Where’s The Button?

As owner of Kids at Work, an early childhood center located in Chelsea, and having worked with hundreds of families in early childhood for almost a decade, I knew that when I had a child of my own, I wanted to honor the process of making discoveries and create a situation in which he would be able to make progress at his own pace. You may think that’s not really a unique desire—don’t we all want our children to be accepted and loved for who they truly are? Yes, but we rarely think of this authentic individuality in infancy and toddlerhood. We want our child to sit up sooner, sleep through the night sooner, walk sooner, talk sooner, and keep up with the neighbor’s kid! Our culture of instant gratification beckons us to want more faster.

RIE, which was founded in 1978 in Los Angeles by Magda Gerber and pediatric neurologist, Tom Forrest, MD, stands for Resources for Infant Educarers. It is, in my opinion, about learning to observe and practice observing your child, with the goal of understanding your child’s abilities, needs, and desires in the moment. And, boy, does this take practice, as well as a fundamental trust in your baby’s abilities. Next time your baby or toddler is playing alone, just try to watch what he or she is really doing without projecting your own ideas (what you think is going on, or what you think he or she will do next) onto the situation. Let him or her just be for a good 15 minutes. Put the iPhone away and really watch your child. It’s not easy and many of us have trouble appreciating and enjoying what our baby is learning and doing all on his or her own, and why that is important. At RIE Parent-Infant Guidance™ class (shameless plug: classes will be held on Mondays beginning September 10, at Kids at Work in Chelsea!) we get together with our babies and a trained RIE expert/facilitator to practice the art of observing our children and to discuss our observations within the context of RIE.

One of the more controversial tenets of the Educaring Approach—and, for me, one of the most difficult to practice with all of the well-meaning relatives, walkers, baby propper-uppers, and activity centers all over the place—is the concept of free movement. Free movement means placing babies on their backs from birth and allowing them to discover, practice, and achieve each gross motor milestone how and when they decide to do it. The adult’s role is to provide safety and an environment that facilitates the baby’s freedom to move. This concept was produced and researched by Hungarian pediatrician Emmi Pikler, one of Magda Gerber’s mentors. This means no tummy time. We did very little tummy time with our son and never propped him into a sitting position and he, at 13 months, is reaching milestones within the normal range. This also applies to all gross motor milestones such as sitting up, standing up, or walking around your child. The idea is that the process of getting to these milestones is where the learning happens, and if we introduce these positions and movements too soon by helping, we interrupt our child’s natural progression.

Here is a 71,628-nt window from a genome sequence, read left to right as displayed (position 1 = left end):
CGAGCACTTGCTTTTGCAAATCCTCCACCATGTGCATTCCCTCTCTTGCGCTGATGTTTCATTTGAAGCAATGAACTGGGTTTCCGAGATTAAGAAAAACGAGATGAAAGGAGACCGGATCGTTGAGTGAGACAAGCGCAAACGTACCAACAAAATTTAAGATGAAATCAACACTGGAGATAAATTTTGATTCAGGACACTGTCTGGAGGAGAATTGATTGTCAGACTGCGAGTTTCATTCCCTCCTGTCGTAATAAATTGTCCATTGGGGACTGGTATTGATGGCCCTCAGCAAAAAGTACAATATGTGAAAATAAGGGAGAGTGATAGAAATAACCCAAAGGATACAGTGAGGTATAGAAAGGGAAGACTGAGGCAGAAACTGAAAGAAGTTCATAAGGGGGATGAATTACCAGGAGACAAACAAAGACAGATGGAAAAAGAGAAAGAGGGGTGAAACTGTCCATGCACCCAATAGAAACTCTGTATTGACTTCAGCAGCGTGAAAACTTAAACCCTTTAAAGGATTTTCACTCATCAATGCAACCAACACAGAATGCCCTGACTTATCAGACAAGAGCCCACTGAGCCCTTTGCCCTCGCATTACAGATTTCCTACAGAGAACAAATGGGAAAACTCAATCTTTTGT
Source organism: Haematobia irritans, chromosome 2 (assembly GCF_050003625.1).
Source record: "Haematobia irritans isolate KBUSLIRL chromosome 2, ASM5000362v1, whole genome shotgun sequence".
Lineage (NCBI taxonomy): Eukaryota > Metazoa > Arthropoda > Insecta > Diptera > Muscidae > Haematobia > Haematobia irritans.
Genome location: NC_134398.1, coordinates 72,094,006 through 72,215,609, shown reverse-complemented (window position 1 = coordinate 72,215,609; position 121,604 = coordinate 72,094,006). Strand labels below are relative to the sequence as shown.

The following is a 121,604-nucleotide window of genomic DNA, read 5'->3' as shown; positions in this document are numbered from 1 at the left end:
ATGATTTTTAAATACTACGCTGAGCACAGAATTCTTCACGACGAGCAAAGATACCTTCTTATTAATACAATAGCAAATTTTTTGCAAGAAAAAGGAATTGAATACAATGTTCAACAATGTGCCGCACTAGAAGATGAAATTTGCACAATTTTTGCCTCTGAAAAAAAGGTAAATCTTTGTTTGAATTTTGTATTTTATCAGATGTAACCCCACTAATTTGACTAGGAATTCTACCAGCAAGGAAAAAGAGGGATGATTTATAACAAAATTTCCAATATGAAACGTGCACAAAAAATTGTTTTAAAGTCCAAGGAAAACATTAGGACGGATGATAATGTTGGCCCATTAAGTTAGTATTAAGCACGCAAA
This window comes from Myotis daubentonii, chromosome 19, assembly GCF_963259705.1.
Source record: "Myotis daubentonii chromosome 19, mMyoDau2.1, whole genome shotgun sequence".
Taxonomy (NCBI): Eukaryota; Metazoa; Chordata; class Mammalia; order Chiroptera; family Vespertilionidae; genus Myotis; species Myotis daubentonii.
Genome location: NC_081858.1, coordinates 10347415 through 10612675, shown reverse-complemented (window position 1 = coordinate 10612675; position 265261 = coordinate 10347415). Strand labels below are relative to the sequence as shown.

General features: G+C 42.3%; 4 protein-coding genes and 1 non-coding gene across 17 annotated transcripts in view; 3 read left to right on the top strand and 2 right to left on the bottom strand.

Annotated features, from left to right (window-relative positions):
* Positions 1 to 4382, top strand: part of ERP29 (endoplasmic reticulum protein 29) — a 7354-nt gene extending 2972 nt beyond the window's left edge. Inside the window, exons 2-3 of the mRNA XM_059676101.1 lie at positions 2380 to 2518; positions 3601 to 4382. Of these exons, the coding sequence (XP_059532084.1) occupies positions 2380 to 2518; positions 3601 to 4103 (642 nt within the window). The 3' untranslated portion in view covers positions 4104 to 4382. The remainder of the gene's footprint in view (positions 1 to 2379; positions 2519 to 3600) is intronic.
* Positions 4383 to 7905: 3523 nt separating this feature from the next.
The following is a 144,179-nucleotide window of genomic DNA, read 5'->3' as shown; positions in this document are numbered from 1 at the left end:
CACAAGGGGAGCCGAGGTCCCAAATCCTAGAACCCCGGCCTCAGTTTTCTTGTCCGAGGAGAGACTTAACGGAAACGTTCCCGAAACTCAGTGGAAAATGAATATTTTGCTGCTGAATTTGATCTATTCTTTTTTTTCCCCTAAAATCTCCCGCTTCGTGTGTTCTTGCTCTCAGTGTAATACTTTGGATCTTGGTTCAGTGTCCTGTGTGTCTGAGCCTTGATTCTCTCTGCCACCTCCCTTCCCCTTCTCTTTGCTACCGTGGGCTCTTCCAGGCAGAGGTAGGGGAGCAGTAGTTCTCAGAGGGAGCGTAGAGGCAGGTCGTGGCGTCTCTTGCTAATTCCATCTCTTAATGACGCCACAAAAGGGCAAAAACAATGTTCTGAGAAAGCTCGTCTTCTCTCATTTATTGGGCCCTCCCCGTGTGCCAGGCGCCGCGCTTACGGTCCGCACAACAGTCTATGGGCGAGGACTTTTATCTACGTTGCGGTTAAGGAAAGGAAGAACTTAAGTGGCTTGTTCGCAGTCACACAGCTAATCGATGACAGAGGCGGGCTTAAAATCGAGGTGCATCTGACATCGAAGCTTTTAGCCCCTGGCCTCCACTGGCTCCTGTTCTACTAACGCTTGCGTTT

Choosing objects for children that invite sensory exploration and problem solving (not just toys that say so on the box!) is important to the Educaring Approach as well. At RIE class, toys are almost always simple (child safe) household items placed in interesting ways, inviting exploration and play. There are never any flashing lights, sounds, or buttons. The idea is to have an active baby and a passive object, not the other way around! Thinking about texture and movement can help us to choose items that may entice baby to focus for long periods of time. One of our son’s favorite toys at 7 months was an interesting wicker placemat that he loved flopping about, grasping in different ways, and of course chewing on.

RIE Parent-Infant Guidance™ is also a safe place where moms and dads can observe their children in a social context, without the need to apologize if their baby gets too close to another baby. As a matter of fact, it is encouraged that babies interact in a natural way, while parents allow babies to make mistakes and experience genuine emotion. Sometimes children cry and they are encouraged to feel these emotions in a natural way. When this happens in class, the incident is acknowledged and children are not distracted from the situation.

Making the right decisions can be perplexing for a new parent given all the media hype and advertising, not to mention well-meaning friends and relatives giving their constant advice. At RIE class, we learn how to get to a place where our babies’ own true wants and needs are observed in great detail, leading to a better and more intimate understanding, and a fundamental trust in the abilities of our children from infancy and beyond.

Mom and Early Childhood Expert Julie Averill is the owner of Kids at Work. Julie loves working with families and developing age-appropriate and child-centered programming for young children. She lives on the Upper West Side with her husband, Dmitry, and their one year old son, Peter.

Read more about RIE here. And you can find more information on RIE classes this fall, for babies 4-24 months here.